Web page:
8) There is reason to investigate whether the applicant has erected a building without planning consent.

I ask, sincerely, that this proposal is rejected and that the conservation of one of our most important cultural assets is strengthened by a strong signal from Highland Council that we must protect our heritage. We have seen development applications fall onto the desk of the Inverness South Area Planning Committee at Viewhill; Treetops; Muirfield (shed); Culchunaig; Muirfield (house); and now Treetops (again) since 2018. If this application is given the go-ahead, we will see more. Highland Council must consider whether it wishes to protect the integrity of conservation at Culloden Battlefield. That choice is clearly now on the shoulders of those Council Officers and Councillors who will be debating this application.

I hope that my comments are helpful towards a sensible decision and that, if I can be of any assistance, the Highland Council will contact me directly. I intend to be available for this purpose.

Yours, with growing concern,

Andrew Grant McKenzie MA (Hons) FSA Scot

Highland Historian: Heritage Consultancy & Bespoke Tour Guiding

Former Property Manager of Culloden Battlefield and Visitor Centre (The National Trust for Scotland)

Objection to Planning Application 20/00967/FUL on Culloden Battlefield

To the Inverness south area planning committee (Highland Council),

I am writing to object to the planning application: 20/00967/FUL | Erection of house | Land 730M NW of King’s Stables Cottage Westhill Inverness

The developer describes their farm as a “Small family run farm on the edge of Culloden battlefield” on Facebook, so we cannot claim they are unaware of the site they intend to develop, as other recent development applicants have.

As you already know, I was made redundant by the National Trust for Scotland as Property Manager of Culloden Battlefield in 2018, and had worked there since 2008. My experiences in the management, conservation and academic understanding of the battle site as a whole give me an insight that I hope will not be overlooked or ignored, which unfortunately has been the case with historical information regarding many of the applications on the battle site.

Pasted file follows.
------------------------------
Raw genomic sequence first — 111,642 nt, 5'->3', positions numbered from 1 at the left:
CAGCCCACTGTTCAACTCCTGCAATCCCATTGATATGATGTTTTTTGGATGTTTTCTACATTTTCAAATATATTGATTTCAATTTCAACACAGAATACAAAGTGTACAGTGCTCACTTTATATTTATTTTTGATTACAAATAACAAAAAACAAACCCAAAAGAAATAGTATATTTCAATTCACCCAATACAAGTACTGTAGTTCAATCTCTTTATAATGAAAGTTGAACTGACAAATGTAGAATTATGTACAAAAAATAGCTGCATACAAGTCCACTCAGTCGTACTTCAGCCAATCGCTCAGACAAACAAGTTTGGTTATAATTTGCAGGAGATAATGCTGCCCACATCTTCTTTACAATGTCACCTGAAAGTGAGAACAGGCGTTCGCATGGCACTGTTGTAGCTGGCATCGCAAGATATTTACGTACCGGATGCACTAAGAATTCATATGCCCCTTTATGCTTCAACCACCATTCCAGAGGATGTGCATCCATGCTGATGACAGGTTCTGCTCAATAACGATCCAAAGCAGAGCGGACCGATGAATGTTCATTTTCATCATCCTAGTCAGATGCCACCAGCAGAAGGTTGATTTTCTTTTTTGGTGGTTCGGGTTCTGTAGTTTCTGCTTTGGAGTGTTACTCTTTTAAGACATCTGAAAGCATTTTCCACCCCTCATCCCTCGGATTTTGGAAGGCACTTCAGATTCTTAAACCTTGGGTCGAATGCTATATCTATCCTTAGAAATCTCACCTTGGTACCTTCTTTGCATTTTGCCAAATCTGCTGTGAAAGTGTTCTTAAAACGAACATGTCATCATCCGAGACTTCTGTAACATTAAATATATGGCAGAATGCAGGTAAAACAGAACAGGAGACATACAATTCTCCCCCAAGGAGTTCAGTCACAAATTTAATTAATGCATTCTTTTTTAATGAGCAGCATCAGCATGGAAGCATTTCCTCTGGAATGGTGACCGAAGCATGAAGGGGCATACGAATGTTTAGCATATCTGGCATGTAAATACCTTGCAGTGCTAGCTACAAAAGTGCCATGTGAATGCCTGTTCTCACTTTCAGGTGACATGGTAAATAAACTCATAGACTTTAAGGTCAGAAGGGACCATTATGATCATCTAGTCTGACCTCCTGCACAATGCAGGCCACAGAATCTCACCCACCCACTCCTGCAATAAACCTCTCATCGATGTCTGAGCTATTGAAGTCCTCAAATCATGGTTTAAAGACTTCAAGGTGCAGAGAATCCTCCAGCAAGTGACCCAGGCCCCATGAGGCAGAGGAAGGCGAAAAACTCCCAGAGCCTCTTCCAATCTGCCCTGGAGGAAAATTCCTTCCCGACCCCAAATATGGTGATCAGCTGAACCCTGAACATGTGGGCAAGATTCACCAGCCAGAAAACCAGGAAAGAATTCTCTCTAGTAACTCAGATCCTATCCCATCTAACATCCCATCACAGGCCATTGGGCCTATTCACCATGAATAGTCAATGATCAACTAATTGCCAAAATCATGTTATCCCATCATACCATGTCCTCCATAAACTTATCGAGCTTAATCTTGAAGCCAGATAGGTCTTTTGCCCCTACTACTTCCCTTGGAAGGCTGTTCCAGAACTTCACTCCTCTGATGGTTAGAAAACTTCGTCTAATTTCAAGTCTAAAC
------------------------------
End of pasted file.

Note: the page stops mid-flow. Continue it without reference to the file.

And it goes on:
I will outline some historical elements, but I will focus on material planning objections; knowing as I do that these matters do not come into discussions anywhere near as regularly as they should due to the planning process being entirely based on material planning considerations regardless of the fact we are dealing with such an important and significant historic site, which is currently being developed at a greater rate than it has ever been developed in history.

To be absolutely clear, here are my key material objections to the development:

  1. It is unnecessary – the recent agricultural shed was built to securely house machinery and the developer’s home is not far away. An additional house is not necessary.
  2. The additional road junction onto the B9006 will be dangerous – this area of the B9006 (I travelled it daily for 10 years) is already a dangerous corner and additional traffic coming onto the road at this point will add to the dangers.
  3. It is completely at odds with the policies outlined in the Culloden Muir Conservation Area published by Highland Council in 2016.
  4. The archaeological report is inadequate and inaccurate and has missed significant areas of knowledge and has ignored items previously removed. The mapping of the lines alone is completely incorrect and does not have any justification based on research. This MUST be addressed! I will be happy to advise. The sources referenced include no recent historical research and virtually no historical analysis at all.
  5. It is proposed on a greenfield site within a conservation area and a battlefield inventory – unless there is a necessity for it, which there isn’t, it should be rejected.